The restaurant menu looked foreign, and not just because my Spanish was rusty. The majority of dishes are indigenous to the region, with names unfamiliar to my Western eyes and unpronounceable by my Western lips. I was intrigued by a section titled “Grandma’s Favorites,” as grandmothers tend to know their stuff.

I settled on a sampler of her suggestions, which promised a “journey into Mayan flavors.” There was Tsotolbilchay, a Mayan-style tamale filled with a spinach-like green called chaya, boiled eggs and pumpkin seeds, wrapped in a plantain leaf and covered in tomato sauce; Pibxcatic, an eye-wateringly spicy dish of grilled Xcatic peppers filled with slow-roasted pork; Papadzul, a type of egg taco covered with pumpkin seed sauce and epazote spice; Shrimp Panucho, another taco contraption, this time with refried black beans, shredded turkey, avocado, onions and perfectly grilled shrimp; and Tsic, a ceviche variation of shrimp and fish marinated in sour orange juice, Xcatic pepper and coriander.

“Mmmmmhh!!” read the menu after the Tsic description. “Mmmmmhh!!” was right. Each mouthful unlocked new, exotic tastes: the burning spice of the Xcatic pepper, the slight bitterness of the chaya leaf, the smoky sweetness of the pumpkin seeds. Yaxche wasn’t the 10-peso fish taco stand I had pictured, but it certainly served my craving for a taste of authenticity in an otherwise manufactured corner of Mexico.

Yaxche is located at the corner of Avenida 5 and Calle 22 in downtown Playa del Carmen. The “Moloch” sampler costs 205 Mexican Pesos (about US$15).

Visit Playa Del Carmen in Mexico

Five steps to a better Valentine’s Day from Fairmont

After the toll that 2009 took on your spirit and your body, it’s time for you to commit to a relaxed and steady 2010. Fairmont Hotels & Resorts in on board with this and is kicking in some amazing deals through its Willow Stream spa brand, which is available around the world. So, if you’re planning to hit Monte Carlo, Miami or the Mayan Riviera, you’ll have a top-shelf treatment ready and waiting for you. Check out the “Follow Your Heart” spa experiences on tap at 11 Fairmont hotels this Valentine’s Day.

One Heart: This is a Red Ribbon Lips facial upgrade and includes a complimentary Jane Iredale Organic Sugar Lip Scrub treatment that will soften and soothe your lips. Worried about dry, cracked lip kissing? That won’t be a problem after this treatment.

Two Heart: Willow Stream’s Sending You Kisses offer includes a Willow Stream Lip Kit and Lip Definer pencil, which will make softened lips eye-catching — translation: you’ll more likely have the chance to use them.

Three Heart: Enjoy a Heartfelt 90-minute spa experience, an hour of which is side-by-side for couples, with a 30-minute dip in the spa’s oversized whirlpool tubs … complete with champagne.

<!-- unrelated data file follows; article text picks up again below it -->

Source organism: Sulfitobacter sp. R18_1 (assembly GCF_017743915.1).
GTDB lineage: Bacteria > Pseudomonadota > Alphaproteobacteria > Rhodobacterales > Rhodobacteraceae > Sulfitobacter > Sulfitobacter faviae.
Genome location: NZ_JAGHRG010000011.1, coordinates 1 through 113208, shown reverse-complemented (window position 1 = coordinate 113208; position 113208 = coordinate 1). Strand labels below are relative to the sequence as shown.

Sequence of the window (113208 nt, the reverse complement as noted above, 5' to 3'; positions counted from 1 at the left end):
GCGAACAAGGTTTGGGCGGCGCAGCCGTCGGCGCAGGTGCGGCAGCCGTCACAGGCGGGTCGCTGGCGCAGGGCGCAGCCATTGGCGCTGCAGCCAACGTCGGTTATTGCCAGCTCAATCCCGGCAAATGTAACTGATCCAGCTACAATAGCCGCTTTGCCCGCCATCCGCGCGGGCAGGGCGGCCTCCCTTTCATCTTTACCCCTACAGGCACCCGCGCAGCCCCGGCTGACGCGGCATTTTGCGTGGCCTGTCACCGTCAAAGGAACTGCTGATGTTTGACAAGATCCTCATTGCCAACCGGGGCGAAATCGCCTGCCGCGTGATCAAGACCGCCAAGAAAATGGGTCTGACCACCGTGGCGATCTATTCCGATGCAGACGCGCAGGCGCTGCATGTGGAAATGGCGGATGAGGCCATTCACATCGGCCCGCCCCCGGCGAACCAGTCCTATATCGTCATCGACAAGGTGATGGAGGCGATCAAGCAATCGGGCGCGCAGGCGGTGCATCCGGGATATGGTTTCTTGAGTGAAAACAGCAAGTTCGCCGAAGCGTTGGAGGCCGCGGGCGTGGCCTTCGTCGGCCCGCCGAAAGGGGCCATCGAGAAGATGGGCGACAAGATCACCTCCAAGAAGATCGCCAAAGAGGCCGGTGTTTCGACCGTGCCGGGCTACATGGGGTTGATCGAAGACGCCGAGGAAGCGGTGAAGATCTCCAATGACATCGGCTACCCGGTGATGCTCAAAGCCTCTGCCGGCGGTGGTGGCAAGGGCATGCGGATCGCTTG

Four Heart: The Love Me package makes you the center of attention. The solo day at the spa includes a 90-minute experience before noon and a Willow Stream spa bento box lunch.

Five Heart: Willow stream will Love You Forever. On the first day of the month, guests will enjoy enjoy either a 60-minute or 90-minute spa treatment … for an entire year!

Participating resorts include: Fairmont Turnberry Isle (Miami), Fairmont Singapore, Fairmont Scottsdale, Fairmont Le Montreux Place (Switzerland), Fairmont Mayakoba (Mexico), Fairmont Acapulco Princess, Fairmont Banff Springs (Alberta), Fairmont Dubai, Fairmont Southampton (Bermuda), Fairmont Monte Carlo, Fairmont Empress (Victoria, British Columbia).

Tie the knot or just recharge in the Riviera Maya

Surround yourself with an emerald-green jungle, and take a plunge in turquoise blue waters with a stay at the Valentin Imperial Maya Resort. This luxurious all-inclusive property is just the destination you’ll need when we reach the depths of winter and just need a break. Have kids? Line up a babysitter: this is an adults-only property, so you’ll be able to take a vacation from every aspect of real life imaginable, enveloped by the warmth and comfort of the Riviera Maya. Sun yourself on the Playa Del Secreto, and recharge your spirit.

The Valentin Imperial Maya Resort offers 540 suites in six categories, a 900-foot meandering swimming pool with three island pools across the property and a natural lagoon. There’s a main pool, as well, featuring two swim-up bars. Back in the rooms, you’ll find marble bathrooms with hydro-massage tubs, nightly turndown service and nine restaurants, featuring cuisine from Italy, France, Japan, Mexico and other cultures. But, if you really want style, arrange for a private dinner on the beach. Spa treatments are available on the property, along with couples rooms that feature a Jacuzzi and rain shower.

“By offering guests a high level of elegant and personalized service, Valentin Imperial Maya Resort is setting new standards of quality for all-inclusive resorts,” says Dirk Urban, General Manager Valentin Imperial Maya. “What sets Valentin apart from other hotel brands,” he continues, “is our attention to detail and the unique ability of our staff to make guests feel comfortable and taken care of, as if they were among family.”

If the Valentin puts you in the mood for a big move, there’s an official Roman Catholic chapel on the property, a great place to tie the not. Don’t worry, there are two dedicated wedding concierges who can help with planning the big day.